It might appear to anyone reading some of my last posts that I don’t spend a lot of time in worship actually worshipping. I direct the service, seeking to use my gifts and abilities to help others worship. I deal with interruptions either by ignoring them or working around them. I am generally at least one step ahead of the congregation–while we are singing one hymn, I am making sure that I have the next one marked and ready.
And in some ways, it is true–I am not actually doing much that seems like worship. But when I remember the times I have been able to attend English language worship services as a worship participant, I discover something interesting. Often, when I am just attending worship, I am less connected to the worship than when I am leading it. I am less conscious of the flow of the service; I am less involved in the process; I have less sense of the other participants; I focus less on what is being said and done and I am less tuned in with the music.
That might indicate that I have some spiritual difficulties. And that is probably true–like every other believer, I am not perfect and have lots of stuff that needs God’s help to make it better. But I think when it comes to worship, I may not be doing as badly as I sometimes think I am doing.
For me, the point of worship is to help us re-connect with God. God is present and active in our lives all the time but in the hectic, stressed and busy lives most of us lead, we lose sight of God. We might feel that he has gone away but he is still present and active–we are simply not willing or able to focus on him. Worship, both private and public, provides us with the chance to open our eyes and see the reality of the presence of God.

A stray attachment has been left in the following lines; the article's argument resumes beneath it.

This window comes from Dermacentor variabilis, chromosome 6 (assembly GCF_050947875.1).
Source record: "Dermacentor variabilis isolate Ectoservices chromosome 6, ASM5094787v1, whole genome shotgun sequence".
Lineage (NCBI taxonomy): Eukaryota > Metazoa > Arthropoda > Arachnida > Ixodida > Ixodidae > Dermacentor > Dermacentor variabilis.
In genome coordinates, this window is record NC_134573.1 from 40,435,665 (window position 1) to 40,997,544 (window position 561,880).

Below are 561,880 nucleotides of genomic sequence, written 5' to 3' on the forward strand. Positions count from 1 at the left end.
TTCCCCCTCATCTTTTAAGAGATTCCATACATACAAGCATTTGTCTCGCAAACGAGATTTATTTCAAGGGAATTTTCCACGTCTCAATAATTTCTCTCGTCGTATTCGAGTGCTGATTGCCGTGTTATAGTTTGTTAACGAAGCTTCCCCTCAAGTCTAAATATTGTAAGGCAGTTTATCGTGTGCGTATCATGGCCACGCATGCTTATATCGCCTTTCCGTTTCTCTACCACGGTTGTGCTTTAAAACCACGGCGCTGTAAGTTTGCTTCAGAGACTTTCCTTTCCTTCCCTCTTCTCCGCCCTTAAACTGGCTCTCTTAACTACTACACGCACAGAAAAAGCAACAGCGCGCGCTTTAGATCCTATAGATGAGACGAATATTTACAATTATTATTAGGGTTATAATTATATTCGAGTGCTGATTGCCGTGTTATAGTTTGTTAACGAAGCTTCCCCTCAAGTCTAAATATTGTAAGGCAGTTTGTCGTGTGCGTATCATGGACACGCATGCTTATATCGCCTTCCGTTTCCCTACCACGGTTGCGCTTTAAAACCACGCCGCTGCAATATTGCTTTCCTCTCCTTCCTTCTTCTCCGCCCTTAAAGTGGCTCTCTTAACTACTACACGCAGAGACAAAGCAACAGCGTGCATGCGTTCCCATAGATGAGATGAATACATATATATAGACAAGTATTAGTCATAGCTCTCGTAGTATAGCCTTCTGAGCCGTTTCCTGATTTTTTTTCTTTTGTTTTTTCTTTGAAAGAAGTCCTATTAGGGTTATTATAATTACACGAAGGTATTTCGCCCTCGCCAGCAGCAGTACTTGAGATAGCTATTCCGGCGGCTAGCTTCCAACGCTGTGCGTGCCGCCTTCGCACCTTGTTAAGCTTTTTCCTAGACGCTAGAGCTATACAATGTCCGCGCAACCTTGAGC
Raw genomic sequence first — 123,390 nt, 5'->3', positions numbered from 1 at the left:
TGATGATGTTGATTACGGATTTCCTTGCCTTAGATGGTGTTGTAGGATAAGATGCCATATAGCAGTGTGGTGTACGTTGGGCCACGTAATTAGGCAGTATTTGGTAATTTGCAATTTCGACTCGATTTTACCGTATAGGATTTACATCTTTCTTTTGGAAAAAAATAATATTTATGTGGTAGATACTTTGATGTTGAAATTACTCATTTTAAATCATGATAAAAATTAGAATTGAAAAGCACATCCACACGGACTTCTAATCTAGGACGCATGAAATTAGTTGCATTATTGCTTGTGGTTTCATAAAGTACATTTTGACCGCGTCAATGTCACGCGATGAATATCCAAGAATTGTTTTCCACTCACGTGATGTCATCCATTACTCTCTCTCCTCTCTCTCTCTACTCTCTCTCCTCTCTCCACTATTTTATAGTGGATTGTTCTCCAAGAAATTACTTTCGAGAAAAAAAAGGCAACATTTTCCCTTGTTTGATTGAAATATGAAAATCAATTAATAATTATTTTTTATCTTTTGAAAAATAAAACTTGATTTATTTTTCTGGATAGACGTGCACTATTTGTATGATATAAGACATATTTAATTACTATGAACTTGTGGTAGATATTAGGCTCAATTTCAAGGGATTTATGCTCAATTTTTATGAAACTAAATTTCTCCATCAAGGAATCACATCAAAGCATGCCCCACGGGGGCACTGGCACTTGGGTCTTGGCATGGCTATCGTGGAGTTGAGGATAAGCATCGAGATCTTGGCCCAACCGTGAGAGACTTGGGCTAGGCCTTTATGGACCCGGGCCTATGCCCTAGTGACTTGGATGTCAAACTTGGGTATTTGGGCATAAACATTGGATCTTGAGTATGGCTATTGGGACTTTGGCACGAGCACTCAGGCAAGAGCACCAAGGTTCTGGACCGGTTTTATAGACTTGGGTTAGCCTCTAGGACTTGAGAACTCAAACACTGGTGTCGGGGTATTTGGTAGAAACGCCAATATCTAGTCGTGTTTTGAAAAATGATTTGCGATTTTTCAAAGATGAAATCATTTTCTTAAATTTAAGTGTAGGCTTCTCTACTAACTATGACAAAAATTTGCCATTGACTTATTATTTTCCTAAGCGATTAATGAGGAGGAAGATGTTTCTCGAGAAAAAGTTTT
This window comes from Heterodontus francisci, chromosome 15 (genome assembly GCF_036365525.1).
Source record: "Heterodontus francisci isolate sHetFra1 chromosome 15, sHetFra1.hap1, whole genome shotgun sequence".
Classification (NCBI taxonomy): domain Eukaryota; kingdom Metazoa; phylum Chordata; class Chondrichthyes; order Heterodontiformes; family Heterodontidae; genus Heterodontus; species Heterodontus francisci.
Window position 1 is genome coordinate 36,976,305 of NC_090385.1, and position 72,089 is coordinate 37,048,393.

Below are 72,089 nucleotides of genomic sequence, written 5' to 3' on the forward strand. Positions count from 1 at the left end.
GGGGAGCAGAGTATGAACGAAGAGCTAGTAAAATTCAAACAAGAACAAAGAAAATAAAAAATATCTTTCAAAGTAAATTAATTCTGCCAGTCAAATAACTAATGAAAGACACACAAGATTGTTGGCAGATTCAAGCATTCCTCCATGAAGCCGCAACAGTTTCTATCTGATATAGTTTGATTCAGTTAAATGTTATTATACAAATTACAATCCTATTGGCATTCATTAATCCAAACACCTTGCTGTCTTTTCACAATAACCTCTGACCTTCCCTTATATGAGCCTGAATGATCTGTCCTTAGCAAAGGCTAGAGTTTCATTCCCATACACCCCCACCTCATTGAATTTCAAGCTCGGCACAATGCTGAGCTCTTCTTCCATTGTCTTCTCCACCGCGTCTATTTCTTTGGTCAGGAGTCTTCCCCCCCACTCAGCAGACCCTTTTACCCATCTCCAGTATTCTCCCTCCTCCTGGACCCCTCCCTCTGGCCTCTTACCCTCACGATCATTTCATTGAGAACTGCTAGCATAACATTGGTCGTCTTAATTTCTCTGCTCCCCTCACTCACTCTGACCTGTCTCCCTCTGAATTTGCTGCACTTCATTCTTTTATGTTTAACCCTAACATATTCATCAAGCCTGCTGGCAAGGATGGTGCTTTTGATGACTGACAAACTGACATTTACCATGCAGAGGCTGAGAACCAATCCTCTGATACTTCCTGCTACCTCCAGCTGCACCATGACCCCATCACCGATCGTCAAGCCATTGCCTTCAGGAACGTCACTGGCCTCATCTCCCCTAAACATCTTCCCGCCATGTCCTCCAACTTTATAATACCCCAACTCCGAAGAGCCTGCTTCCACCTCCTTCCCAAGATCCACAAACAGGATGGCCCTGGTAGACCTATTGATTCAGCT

My job as the worship leader is to help people make this reconnection. As I design worship, I am looking at how best to enable the people I serve remember the reality of God’s presence in their lives. I choose Scriptures to enable this; I help select music to facilitate the connection; I develop prayers to help open hearts and minds to God; I prepare sermons to touch those things which will bring the awareness of God to the front.
And in the process of all this, I am offering myself to God to be used by him in the process of helping others worship. As I stand at the front and announce hymns and read Scriptures and lead prayers and preach sermons, I am working hard–but I am also conscious of the deep and powerful reality that I am leading God’s people in their worship of him and the only way I can do that is if I am willing to submit myself to him in the process.
My worship experience is different from that of the people I lead–but it is still worship. I am recognizing the presence of God and my need of him in the process of leading others in worship. That is probably why I struggle when I am simply a participant in worship. I am out of my element. I haven’t had enough experience being a lay person in worship.
For now, I am the worship leader, responsible for leading others in the process of reconnecting with the God who never left. I am also responsible for my own worship, seeking to make sure that as I lead others, I am worshipping through remembering that I need God’s help to do what he has called me to do.
Someday, I will need to learn how to worship like the people I am leading. I am planning on retiring someday and will then be someone sitting in the pews seeking an opportunity to reconnect with God. At that point, I will become a student, learning how to do what others have been doing for years. But for now, I offer to God my time, gifts and abilities to be used through the power of the Holy Spirit to help others worship God. For now, this is my act of worship.
May the peace of God be with you.